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Johanne Torres[January 19, 2005]

DVG-1402S: The First Unlocked VoIP Router?

BY JOHANNE TORRES


SIPphone Inc., the VoIP ( define - news - alert)-based calling service from MP3.com’s founder Michael Robertson, today announced the immediate availability of the D-Link Broadband Phone Service VoIP Router DVG-1402S. The new router created by D-Link—not intentionally restricted to a particular VoIP service, can be configured for use with any SIP standards-based VoIP service, with no fees or penalties to the customer.


The San Diego, CA-based company says the DVG-1402S router works in seconds out of the box with the SIPphone's free service. According to Robertson—SIPphone’s CEO, in the VoIP industry, services like Vonage and AT&T pay manufacturers to lock otherwise standards-based hardware to their service. Robertson says that these payments come in many forms including price subsidies, rebates and development funds.

"Take a look at any of the other VoIP adapters or routers on the shelf in the store and you will see the word 'free' sprinkled across every surface of the box, but this is misleading. The DVG-1402S is, the only VoIP adapter or router from a major manufacturer you can use out of the box without paying monthly fees," added Robertson. "Can you imagine if AOL paid Dell to lock modems to their dialup service? It is unthinkable, and yet that is just what VoIP providers like Vonage are doing with voice adapters," says Robertson.

Last September, SIPphone filed suit against Vonage for allegedly releasing misleading packaging and advertising on locked VoIP adapters from Cisco’s Linksys. In the suit, SIPphone demanded that Vonage properly label boxes and advertisements to list the mandatory fees and restrictions of their locked hardware. According to SIPphone, with the availability of the DVG-1402S router, the company will enable consumers to choose a feature rich, unlocked adapter.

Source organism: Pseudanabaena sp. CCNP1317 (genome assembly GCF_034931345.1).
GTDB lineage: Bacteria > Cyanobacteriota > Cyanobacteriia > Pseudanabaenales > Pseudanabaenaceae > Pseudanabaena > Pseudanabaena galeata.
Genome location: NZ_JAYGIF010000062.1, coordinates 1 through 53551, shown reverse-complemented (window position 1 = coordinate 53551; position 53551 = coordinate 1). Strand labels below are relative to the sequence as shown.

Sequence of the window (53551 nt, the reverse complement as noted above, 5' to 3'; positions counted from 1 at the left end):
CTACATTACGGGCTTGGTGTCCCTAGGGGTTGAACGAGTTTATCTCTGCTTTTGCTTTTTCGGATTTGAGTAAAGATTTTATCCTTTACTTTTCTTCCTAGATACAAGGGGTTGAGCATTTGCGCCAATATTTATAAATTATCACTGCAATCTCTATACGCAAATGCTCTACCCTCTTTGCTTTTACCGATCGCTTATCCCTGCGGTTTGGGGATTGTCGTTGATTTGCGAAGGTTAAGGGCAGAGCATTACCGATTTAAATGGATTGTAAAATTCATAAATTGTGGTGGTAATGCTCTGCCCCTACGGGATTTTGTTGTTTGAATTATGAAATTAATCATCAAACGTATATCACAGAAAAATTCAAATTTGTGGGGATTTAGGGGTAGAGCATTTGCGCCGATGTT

The D-Link DVG-1402S enables standard phones to be used for placing calls over the Internet while sharing the incoming Internet connection across up to four different PCs. Using existing broadband connection, the D-Link DVG-1402S connects directly to a cable or DSL modem in place of a traditional router using a firewall protection. When users connect up to two regular phones to the D-Link DVG-1402S, it enables them to connect to SIPphone's Internet telephone service for free.

Compatible with SIPphone's free call features such as in-network calling, caller ID, voicemail-to-email, conference calling, call hunting, SMS notification, call waiting, and call blocking, the D-Link DVG-1402S also acts like a router for a home or business network, providing room to connect up to four computers to share an Internet connection without affecting call quality.

The DVG-1402S fully supports SIPphone's leading auto-configuration standard, Plug-N-Dial. With Plug-N-Dial, consumers get a working VoIP phone just seconds after plugging in the DVG-1402S to a regular telephone and a broadband connection. The router is currently available for $99 at SIPphone's Web site.

SIPphone
www.sipphone.com


Johanne Torres is contributing editor for TMCnet.com and Internet Telephony magazine. Previously, she was assistant editor for EContent magazine in Connecticut. She can be reached by e-mail at jtorres@tmcnet.com.

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